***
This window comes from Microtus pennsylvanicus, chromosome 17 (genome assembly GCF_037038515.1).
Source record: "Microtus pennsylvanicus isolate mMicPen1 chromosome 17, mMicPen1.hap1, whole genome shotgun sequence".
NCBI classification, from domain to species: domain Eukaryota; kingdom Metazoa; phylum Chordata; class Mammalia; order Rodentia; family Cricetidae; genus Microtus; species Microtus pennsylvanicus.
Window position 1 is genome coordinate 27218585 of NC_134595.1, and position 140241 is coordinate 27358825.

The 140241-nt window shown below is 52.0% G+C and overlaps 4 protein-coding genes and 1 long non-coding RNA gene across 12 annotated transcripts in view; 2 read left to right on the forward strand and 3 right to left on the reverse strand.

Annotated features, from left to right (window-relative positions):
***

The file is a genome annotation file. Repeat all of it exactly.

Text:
This window comes from Microtus pennsylvanicus, chromosome 17 (genome assembly GCF_037038515.1).
Source record: "Microtus pennsylvanicus isolate mMicPen1 chromosome 17, mMicPen1.hap1, whole genome shotgun sequence".
NCBI classification, from domain to species: domain Eukaryota; kingdom Metazoa; phylum Chordata; class Mammalia; order Rodentia; family Cricetidae; genus Microtus; species Microtus pennsylvanicus.
Window position 1 is genome coordinate 27218585 of NC_134595.1, and position 140241 is coordinate 27358825.

The 140241-nt window shown below is 52.0% G+C and overlaps 4 protein-coding genes and 1 long non-coding RNA gene across 12 annotated transcripts in view; 2 read left to right on the forward strand and 3 right to left on the reverse strand.

Annotated features, from left to right (window-relative positions):